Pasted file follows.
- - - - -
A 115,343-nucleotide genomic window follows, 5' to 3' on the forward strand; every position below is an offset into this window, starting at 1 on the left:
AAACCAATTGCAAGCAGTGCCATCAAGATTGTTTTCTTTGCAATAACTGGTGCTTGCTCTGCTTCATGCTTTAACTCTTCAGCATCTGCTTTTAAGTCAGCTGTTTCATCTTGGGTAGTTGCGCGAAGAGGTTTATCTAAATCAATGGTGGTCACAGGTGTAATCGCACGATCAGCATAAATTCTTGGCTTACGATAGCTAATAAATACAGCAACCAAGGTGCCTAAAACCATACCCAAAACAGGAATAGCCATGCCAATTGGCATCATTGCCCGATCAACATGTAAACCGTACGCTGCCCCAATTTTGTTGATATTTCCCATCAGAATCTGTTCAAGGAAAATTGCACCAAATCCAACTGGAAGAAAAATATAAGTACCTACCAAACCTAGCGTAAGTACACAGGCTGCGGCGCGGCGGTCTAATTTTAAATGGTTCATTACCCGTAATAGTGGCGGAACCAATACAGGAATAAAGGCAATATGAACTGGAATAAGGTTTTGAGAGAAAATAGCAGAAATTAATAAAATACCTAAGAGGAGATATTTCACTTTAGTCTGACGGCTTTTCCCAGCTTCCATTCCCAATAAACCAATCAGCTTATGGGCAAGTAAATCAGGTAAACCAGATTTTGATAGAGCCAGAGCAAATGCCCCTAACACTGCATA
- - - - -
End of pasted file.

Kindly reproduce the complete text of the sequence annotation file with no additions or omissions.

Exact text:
A 115,343-nucleotide genomic window follows, 5' to 3' on the forward strand; every position below is an offset into this window, starting at 1 on the left:
AAACCAATTGCAAGCAGTGCCATCAAGATTGTTTTCTTTGCAATAACTGGTGCTTGCTCTGCTTCATGCTTTAACTCTTCAGCATCTGCTTTTAAGTCAGCTGTTTCATCTTGGGTAGTTGCGCGAAGAGGTTTATCTAAATCAATGGTGGTCACAGGTGTAATCGCACGATCAGCATAAATTCTTGGCTTACGATAGCTAATAAATACAGCAACCAAGGTGCCTAAAACCATACCCAAAACAGGAATAGCCATGCCAATTGGCATCATTGCCCGATCAACATGTAAACCGTACGCTGCCCCAATTTTGTTGATATTTCCCATCAGAATCTGTTCAAGGAAAATTGCACCAAATCCAACTGGAAGAAAAATATAAGTACCTACCAAACCTAGCGTAAGTACACAGGCTGCGGCGCGGCGGTCTAATTTTAAATGGTTCATTACCCGTAATAGTGGCGGAACCAATACAGGAATAAAGGCAATATGAACTGGAATAAGGTTTTGAGAGAAAATAGCAGAAATTAATAAAATACCTAAGAGGAGATATTTCACTTTAGTCTGACGGCTTTTCCCAGCTTCCATTCCCAATAAACCAATCAGCTTATGGGCAAGTAAATCAGGTAAACCAGATTTTGATAGAGCCAGAGCAAATGCCCCTAACACTGCATA